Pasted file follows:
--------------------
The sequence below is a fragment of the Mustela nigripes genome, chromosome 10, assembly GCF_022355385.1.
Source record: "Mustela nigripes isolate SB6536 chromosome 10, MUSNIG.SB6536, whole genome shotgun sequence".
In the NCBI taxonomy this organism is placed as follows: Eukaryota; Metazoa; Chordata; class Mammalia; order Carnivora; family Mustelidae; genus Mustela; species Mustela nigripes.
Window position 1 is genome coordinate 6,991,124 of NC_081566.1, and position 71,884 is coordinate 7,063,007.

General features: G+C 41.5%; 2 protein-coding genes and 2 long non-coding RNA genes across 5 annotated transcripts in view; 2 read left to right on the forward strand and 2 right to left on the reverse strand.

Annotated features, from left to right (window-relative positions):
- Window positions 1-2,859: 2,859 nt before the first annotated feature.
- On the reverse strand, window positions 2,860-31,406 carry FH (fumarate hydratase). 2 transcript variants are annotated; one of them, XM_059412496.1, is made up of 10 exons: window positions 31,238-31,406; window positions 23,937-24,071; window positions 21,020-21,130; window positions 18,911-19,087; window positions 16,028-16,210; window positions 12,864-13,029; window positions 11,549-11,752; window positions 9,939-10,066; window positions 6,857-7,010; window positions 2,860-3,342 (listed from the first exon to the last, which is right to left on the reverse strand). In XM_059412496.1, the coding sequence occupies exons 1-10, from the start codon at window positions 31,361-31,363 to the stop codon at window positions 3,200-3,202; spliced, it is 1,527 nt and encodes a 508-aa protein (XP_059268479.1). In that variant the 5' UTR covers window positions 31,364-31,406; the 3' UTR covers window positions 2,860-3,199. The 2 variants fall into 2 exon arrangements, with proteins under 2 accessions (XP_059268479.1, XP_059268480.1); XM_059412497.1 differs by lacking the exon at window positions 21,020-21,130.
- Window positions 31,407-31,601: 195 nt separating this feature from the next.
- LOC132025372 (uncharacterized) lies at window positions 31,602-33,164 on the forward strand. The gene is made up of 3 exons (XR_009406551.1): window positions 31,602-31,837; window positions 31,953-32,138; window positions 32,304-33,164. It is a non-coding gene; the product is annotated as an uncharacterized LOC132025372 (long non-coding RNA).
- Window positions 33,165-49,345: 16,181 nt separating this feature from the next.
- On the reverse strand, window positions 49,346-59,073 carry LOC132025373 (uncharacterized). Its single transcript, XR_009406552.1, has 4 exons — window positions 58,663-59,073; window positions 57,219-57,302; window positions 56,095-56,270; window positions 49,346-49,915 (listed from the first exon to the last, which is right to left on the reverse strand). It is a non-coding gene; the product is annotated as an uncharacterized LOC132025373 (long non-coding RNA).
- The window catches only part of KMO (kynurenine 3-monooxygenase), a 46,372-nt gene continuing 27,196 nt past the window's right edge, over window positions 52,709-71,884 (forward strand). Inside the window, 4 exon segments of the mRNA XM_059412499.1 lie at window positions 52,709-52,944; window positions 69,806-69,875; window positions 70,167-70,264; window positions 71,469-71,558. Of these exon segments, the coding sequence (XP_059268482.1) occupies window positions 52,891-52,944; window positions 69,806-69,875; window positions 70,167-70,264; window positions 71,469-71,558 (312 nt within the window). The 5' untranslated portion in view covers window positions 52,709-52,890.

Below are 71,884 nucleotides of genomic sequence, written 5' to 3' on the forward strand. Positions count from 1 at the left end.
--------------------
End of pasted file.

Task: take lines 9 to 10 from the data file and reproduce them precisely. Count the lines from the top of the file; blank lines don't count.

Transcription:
- Window positions 31,407-31,601: 195 nt separating this feature from the next.
- LOC132025372 (uncharacterized) lies at window positions 31,602-33,164 on the forward strand. The gene is made up of 3 exons (XR_009406551.1): window positions 31,602-31,837; window positions 31,953-32,138; window positions 32,304-33,164. It is a non-coding gene; the product is annotated as an uncharacterized LOC132025372 (long non-coding RNA).